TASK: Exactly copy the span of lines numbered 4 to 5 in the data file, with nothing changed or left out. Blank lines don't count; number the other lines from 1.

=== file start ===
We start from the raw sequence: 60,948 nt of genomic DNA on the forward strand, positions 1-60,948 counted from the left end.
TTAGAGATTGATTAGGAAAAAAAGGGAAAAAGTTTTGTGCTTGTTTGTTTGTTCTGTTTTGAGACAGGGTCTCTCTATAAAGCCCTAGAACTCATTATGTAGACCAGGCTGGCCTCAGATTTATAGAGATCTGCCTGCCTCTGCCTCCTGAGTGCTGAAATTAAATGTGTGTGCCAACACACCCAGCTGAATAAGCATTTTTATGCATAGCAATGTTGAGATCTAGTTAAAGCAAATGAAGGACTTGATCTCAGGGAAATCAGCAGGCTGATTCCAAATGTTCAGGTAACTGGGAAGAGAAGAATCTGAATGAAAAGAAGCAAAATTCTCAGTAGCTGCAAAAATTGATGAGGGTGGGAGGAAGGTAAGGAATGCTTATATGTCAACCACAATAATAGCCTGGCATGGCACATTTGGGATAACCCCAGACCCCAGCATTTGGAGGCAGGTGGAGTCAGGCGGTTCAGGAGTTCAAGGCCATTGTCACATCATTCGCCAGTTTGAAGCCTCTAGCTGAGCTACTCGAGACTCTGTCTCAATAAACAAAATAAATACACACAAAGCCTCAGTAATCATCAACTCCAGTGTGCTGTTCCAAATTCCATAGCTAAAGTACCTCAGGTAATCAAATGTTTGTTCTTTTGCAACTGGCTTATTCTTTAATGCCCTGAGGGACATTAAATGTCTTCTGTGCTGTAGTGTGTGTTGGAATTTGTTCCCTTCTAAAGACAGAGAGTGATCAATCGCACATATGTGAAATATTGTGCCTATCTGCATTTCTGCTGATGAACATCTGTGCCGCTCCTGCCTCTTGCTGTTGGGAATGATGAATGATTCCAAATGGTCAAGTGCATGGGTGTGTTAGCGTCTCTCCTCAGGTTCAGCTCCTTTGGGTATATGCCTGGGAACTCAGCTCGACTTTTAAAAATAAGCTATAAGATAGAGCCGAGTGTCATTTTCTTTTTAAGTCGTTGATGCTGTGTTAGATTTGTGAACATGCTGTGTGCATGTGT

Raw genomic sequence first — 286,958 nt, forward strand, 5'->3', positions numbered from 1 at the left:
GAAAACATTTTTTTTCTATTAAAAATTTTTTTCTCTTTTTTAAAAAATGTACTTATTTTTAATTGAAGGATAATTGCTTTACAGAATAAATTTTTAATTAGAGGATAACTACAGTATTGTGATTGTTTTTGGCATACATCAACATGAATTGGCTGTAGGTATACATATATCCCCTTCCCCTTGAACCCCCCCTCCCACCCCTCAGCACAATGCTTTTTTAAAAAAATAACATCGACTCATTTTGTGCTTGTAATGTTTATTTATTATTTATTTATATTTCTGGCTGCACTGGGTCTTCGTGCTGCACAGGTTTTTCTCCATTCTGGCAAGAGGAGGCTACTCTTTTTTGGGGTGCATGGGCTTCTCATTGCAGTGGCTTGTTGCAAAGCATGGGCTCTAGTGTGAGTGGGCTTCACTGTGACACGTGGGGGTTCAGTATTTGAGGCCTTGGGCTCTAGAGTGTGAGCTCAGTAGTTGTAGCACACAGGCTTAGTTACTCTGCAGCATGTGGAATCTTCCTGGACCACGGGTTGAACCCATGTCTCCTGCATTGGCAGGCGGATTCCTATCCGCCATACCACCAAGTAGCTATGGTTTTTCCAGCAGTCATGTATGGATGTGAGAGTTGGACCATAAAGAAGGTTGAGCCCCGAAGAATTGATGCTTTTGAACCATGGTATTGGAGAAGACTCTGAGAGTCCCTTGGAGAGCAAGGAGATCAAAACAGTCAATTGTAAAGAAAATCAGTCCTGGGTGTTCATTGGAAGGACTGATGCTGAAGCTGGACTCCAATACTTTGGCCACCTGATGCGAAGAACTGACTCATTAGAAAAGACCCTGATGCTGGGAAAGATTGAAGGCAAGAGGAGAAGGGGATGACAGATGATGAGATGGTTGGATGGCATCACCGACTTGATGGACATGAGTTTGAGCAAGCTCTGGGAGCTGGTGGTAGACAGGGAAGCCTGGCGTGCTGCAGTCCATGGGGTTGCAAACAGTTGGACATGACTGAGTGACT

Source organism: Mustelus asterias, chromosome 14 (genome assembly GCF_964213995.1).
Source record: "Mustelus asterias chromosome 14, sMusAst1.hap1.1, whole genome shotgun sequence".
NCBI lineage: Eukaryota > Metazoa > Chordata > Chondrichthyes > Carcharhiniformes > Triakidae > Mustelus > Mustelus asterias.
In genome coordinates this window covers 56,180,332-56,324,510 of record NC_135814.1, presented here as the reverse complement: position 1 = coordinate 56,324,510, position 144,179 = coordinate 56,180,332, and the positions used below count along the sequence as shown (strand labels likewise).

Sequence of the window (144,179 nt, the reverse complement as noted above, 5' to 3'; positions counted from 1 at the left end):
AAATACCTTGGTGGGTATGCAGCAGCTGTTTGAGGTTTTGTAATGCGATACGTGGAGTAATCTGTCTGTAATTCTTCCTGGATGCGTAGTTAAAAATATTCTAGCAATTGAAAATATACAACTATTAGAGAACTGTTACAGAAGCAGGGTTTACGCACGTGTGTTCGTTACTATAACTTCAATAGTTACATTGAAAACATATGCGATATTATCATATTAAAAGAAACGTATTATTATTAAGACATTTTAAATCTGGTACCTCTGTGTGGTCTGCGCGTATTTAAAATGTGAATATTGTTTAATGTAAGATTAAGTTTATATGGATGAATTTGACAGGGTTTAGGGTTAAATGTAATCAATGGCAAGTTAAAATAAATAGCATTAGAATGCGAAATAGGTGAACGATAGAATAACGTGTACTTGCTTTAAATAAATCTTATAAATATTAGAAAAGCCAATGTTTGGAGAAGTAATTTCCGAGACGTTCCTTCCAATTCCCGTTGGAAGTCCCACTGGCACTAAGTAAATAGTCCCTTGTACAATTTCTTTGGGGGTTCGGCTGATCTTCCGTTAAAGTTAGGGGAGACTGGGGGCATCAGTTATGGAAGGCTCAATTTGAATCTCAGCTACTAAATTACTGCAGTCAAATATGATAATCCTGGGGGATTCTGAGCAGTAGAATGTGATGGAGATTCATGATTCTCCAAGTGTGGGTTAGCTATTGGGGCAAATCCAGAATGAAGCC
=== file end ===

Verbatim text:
GAAAACATTTTTTTTCTATTAAAAATTTTTTTCTCTTTTTTAAAAAATGTACTTATTTTTAATTGAAGGATAATTGCTTTACAGAATAAATTTTTAATTAGAGGATAACTACAGTATTGTGATTGTTTTTGGCATACATCAACATGAATTGGCTGTAGGTATACATATATCCCCTTCCCCTTGAACCCCCCCTCCCACCCCTCAGCACAATGCTTTTTTAAAAAAATAACATCGACTCATTTTGTGCTTGTAATGTTTATTTATTATTTATTTATATTTCTGGCTGCACTGGGTCTTCGTGCTGCACAGGTTTTTCTCCATTCTGGCAAGAGGAGGCTACTCTTTTTTGGGGTGCATGGGCTTCTCATTGCAGTGGCTTGTTGCAAAGCATGGGCTCTAGTGTGAGTGGGCTTCACTGTGACACGTGGGGGTTCAGTATTTGAGGCCTTGGGCTCTAGAGTGTGAGCTCAGTAGTTGTAGCACACAGGCTTAGTTACTCTGCAGCATGTGGAATCTTCCTGGACCACGGGTTGAACCCATGTCTCCTGCATTGGCAGGCGGATTCCTATCCGCCATACCACCAAGTAGCTATGGTTTTTCCAGCAGTCATGTATGGATGTGAGAGTTGGACCATAAAGAAGGTTGAGCCCCGAAGAATTGATGCTTTTGAACCATGGTATTGGAGAAGACTCTGAGAGTCCCTTGGAGAGCAAGGAGATCAAAACAGTCAATTGTAAAGAAAATCAGTCCTGGGTGTTCATTGGAAGGACTGATGCTGAAGCTGGACTCCAATACTTTGGCCACCTGATGCGAAGAACTGACTCATTAGAAAAGACCCTGATGCTGGGAAAGATTGAAGGCAAGAGGAGAAGGGGATGACAGATGATGAGATGGTTGGATGGCATCACCGACTTGATGGACATGAGTTTGAGCAAGCTCTGGGAGCTGGTGGTAGACAGGGAAGCCTGGCGTGCTGCAGTCCATGGGGTTGCAAACAGTTGGACATGACTGAGTGACT

Source organism: Mustelus asterias, chromosome 14 (genome assembly GCF_964213995.1).